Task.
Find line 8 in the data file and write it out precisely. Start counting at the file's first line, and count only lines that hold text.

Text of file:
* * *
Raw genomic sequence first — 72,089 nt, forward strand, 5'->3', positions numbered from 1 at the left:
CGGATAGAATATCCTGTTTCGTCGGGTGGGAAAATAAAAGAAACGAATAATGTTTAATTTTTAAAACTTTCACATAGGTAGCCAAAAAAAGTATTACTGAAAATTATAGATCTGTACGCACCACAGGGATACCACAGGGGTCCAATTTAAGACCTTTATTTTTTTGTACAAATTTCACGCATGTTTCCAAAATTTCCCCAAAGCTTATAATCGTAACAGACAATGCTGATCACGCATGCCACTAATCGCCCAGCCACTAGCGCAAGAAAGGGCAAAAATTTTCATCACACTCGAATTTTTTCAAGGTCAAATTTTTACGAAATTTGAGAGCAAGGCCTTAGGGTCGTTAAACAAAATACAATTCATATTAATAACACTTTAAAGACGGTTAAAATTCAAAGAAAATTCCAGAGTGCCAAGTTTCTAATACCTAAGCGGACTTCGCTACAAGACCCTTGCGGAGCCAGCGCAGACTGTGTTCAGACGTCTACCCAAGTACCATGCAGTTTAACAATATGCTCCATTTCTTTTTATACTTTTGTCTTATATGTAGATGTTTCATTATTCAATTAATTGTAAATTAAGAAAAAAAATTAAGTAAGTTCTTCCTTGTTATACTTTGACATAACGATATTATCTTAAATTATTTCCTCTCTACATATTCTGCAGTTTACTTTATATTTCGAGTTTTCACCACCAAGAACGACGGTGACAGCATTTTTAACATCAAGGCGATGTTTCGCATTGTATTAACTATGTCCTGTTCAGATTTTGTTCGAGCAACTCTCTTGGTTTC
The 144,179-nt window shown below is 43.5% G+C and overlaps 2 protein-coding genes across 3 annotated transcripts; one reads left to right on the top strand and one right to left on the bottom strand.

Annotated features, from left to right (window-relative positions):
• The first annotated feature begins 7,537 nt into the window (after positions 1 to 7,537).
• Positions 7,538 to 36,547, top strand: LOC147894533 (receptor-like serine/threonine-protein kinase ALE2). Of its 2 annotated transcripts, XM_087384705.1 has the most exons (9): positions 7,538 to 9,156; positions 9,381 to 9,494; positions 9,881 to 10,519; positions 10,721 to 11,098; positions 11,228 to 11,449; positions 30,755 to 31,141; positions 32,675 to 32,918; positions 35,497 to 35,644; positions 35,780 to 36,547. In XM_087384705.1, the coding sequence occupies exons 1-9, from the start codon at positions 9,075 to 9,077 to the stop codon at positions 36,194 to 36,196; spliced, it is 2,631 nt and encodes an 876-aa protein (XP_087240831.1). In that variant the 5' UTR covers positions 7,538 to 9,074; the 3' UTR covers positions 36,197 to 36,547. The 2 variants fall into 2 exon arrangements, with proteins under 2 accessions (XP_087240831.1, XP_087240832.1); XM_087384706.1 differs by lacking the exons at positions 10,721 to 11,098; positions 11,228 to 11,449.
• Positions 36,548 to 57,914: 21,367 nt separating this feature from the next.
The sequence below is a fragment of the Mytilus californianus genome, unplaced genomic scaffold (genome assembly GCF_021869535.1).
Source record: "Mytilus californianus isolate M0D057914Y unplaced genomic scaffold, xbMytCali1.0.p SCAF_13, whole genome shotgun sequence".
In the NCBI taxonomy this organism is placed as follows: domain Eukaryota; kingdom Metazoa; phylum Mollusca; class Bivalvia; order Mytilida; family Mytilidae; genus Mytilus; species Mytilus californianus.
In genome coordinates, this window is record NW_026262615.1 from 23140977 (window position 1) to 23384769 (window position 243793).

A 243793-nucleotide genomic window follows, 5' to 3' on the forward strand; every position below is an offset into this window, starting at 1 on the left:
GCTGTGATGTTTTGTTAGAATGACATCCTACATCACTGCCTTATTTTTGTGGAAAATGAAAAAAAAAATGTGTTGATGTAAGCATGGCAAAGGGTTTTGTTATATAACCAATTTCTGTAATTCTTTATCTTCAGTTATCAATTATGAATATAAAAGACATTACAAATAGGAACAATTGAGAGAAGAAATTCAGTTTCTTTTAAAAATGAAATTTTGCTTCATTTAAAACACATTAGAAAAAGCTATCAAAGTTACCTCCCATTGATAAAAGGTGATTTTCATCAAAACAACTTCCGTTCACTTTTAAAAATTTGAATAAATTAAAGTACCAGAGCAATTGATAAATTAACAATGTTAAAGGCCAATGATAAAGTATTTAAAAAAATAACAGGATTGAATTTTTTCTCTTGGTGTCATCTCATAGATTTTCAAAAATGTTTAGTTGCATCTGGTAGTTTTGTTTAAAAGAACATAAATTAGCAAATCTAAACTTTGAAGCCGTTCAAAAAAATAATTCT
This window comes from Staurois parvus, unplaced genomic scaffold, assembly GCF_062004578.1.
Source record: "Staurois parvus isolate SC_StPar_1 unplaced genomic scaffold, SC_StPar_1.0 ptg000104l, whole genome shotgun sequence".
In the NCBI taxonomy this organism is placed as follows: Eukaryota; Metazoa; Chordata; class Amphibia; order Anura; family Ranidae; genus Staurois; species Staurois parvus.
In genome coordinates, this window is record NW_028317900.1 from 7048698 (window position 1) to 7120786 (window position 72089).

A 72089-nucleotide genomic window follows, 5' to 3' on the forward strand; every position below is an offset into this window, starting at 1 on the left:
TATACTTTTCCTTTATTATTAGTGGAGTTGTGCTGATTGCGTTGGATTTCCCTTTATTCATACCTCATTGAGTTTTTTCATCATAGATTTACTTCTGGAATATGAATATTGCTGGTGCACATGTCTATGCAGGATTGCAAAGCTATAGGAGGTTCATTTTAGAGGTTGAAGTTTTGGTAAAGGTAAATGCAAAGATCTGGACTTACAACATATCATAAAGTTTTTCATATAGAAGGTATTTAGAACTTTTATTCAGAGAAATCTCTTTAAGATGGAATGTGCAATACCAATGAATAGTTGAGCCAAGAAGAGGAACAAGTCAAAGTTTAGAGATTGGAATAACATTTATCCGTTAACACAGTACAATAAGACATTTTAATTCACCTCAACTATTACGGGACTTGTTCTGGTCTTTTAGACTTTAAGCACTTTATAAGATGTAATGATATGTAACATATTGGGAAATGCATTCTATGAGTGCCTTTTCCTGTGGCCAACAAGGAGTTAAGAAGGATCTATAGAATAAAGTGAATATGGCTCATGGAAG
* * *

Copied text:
The sequence below is a fragment of the Mytilus californianus genome, unplaced genomic scaffold (genome assembly GCF_021869535.1).